"Hezbollah spread all across west Africa, starting from Senegal," Atallah said. "They have a vast array of connections with the drug dealers. And so, it's a natural flow where you have facilitations by Hezbollah in Africa to move drugs coming from Latin America to west Africa and up into Europe."

The drug trade is just one of many revenue streams for Hezbollah in Africa.

"Hezbollah is involved in the diamond trade, they're involved in gold, they're involved in every smuggling business you can get your hands on," Atallah added. "All the money that Hezbollah makes always goes to Lebanon, to southern Lebanon, to support war against Israel, to support their agenda."

U.S. Turning a Blind Eye?

Noriega said ultimately, the nexus between drugs and terrorism originates in the West, and U.S. officials must be more proactive in fighting it.

"First and foremost, this administration and frankly towards the end of the Bush administration, their policy toward Venezuela was to ignore it," Noriega explained. "And quite frankly, inaction, inattention, has been provocative."

CBN News contacted the Venezuelan Embassy in Washington, D.C., for comment on this story, and was directed to a summary paper on the embassy's Web site.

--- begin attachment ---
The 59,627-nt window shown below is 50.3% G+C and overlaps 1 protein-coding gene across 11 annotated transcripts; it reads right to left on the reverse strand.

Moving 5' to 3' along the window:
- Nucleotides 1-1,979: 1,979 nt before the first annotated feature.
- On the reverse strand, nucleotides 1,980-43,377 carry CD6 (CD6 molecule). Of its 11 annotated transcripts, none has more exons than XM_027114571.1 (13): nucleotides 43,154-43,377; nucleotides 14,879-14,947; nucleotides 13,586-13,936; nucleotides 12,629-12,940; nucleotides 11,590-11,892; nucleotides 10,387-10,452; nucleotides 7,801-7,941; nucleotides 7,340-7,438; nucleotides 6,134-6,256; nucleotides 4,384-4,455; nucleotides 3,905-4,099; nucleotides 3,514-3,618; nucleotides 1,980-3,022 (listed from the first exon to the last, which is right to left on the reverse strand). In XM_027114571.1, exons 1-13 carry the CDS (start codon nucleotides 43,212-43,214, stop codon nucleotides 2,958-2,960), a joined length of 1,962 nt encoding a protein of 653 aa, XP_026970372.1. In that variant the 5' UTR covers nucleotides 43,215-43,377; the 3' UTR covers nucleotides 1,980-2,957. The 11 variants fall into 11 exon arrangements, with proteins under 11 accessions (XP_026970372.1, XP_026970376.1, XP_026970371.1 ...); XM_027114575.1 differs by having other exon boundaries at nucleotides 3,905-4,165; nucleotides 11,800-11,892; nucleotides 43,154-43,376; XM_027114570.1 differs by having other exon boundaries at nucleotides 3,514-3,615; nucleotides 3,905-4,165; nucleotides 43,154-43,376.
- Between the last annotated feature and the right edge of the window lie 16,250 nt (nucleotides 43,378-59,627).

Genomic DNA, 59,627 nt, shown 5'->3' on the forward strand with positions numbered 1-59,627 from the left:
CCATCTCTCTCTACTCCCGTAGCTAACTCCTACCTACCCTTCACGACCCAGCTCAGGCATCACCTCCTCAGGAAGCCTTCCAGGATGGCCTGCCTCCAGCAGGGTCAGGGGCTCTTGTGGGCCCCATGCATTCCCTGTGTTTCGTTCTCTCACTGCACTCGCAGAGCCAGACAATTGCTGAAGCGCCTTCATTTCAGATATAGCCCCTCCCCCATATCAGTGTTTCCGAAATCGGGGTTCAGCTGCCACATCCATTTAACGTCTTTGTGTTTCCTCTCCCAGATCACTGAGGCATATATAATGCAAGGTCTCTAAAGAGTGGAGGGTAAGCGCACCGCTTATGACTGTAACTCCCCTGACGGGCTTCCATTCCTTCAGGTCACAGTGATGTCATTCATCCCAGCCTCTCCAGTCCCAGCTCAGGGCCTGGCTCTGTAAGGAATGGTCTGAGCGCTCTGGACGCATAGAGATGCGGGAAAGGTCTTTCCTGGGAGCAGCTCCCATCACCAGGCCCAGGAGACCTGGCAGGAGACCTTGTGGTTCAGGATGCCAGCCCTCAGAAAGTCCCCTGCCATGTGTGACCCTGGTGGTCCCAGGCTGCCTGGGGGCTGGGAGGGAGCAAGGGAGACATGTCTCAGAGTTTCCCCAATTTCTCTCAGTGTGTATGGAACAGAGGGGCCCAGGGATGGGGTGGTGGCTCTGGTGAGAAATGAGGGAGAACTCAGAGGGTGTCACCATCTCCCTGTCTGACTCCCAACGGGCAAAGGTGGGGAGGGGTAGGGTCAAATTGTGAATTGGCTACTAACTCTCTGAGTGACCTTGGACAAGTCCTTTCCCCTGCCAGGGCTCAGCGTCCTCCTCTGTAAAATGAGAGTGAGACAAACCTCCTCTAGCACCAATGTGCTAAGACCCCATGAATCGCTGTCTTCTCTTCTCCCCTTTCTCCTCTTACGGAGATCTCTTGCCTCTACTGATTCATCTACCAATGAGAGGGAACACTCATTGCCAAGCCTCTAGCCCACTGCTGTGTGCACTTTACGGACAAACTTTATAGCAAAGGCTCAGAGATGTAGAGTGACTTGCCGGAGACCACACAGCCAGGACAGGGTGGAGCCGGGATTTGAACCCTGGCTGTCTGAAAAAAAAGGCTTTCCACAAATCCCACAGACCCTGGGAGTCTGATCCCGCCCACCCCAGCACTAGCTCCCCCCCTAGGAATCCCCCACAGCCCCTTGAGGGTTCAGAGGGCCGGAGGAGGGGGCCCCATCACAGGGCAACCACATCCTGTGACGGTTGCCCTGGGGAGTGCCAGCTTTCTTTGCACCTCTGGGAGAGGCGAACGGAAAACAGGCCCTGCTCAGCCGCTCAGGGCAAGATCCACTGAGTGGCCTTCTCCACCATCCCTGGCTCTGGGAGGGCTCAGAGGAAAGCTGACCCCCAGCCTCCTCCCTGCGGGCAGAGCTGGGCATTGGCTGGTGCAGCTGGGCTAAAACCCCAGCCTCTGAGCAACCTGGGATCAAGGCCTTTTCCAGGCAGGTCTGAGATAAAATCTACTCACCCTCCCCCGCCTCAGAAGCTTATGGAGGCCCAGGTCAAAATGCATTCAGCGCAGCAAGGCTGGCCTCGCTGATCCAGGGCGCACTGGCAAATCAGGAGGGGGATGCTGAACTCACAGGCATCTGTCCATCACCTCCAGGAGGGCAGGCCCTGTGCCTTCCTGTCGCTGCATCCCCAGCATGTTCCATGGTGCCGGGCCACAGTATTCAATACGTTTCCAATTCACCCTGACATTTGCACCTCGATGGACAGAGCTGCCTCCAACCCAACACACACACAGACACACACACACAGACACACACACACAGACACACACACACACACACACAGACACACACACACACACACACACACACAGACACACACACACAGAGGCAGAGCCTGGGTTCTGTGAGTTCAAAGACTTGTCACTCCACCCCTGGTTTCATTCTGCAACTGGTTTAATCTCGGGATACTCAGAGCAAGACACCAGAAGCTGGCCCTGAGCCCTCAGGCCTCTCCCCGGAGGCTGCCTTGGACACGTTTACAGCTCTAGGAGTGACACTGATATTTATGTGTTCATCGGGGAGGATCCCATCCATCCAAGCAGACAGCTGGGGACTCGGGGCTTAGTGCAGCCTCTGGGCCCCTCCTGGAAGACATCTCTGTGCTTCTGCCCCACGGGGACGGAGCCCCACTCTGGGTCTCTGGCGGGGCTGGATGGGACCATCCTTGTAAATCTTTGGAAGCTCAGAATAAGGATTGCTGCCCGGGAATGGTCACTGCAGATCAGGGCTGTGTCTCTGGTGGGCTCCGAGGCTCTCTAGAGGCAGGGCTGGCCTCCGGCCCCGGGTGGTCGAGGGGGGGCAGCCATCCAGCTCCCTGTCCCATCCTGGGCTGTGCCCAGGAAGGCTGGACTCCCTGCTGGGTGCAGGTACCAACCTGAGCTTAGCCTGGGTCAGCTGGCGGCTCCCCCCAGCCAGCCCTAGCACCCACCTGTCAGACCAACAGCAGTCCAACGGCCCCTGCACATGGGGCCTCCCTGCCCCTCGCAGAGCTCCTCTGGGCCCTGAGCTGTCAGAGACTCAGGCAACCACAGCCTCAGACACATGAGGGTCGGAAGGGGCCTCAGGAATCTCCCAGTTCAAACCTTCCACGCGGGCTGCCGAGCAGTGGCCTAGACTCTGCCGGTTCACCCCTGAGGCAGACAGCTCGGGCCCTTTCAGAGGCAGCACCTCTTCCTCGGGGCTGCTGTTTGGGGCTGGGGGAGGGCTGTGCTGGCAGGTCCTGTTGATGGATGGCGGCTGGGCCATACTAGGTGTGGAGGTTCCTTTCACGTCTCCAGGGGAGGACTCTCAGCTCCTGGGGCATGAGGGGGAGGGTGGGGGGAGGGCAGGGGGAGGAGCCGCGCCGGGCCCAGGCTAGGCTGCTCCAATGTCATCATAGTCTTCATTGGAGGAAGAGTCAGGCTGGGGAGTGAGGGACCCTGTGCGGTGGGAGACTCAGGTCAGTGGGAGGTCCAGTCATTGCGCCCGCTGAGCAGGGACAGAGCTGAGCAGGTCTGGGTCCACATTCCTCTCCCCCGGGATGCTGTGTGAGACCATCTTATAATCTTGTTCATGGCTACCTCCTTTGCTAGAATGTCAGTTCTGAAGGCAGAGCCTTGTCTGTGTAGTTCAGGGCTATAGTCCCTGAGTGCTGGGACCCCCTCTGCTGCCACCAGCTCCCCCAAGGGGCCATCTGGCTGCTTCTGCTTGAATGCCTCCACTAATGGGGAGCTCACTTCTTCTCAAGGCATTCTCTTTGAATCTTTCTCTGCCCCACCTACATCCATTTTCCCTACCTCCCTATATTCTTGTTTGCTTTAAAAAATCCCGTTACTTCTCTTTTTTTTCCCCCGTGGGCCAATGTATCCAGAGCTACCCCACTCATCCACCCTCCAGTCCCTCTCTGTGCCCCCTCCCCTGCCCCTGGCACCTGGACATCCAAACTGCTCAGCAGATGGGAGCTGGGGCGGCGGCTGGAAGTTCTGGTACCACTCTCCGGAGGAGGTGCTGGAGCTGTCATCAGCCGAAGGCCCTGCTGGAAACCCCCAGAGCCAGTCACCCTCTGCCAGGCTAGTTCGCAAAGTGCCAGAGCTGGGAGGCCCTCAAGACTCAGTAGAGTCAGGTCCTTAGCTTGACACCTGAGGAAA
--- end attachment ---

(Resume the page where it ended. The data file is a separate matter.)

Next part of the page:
"The United States is politicizing the fight against drugs... [and] disqualifying the notable efforts and results produced by Venezuela on the issue," the document stated.

It added that drug seizures in Venezuela have "increased by 40 percent" since the country stopped working with the American Drug Enforcement Agency in 2005.

Venezuela deported two drug trafficking suspects to the U.S. last month, but American officials feel more cooperation is needed.

Sanctions against Venezuela over its drug smuggling complicity were considered under President George W. Bush, but the Obama administration seems reluctant to go in that direction.

*Originally broadcast Oct. 26, 2010.

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Erick Stakelbeck

Erick Stakelbeck

CBN News Correspondent

Erick Stakelbeck is a sought after authority on terrorism and national security issues with extensive experience in television, radio, and print media. Stakelbeck is a correspondent and terrorism analyst for CBN News.  Follow Erick on Twitter @Staks33.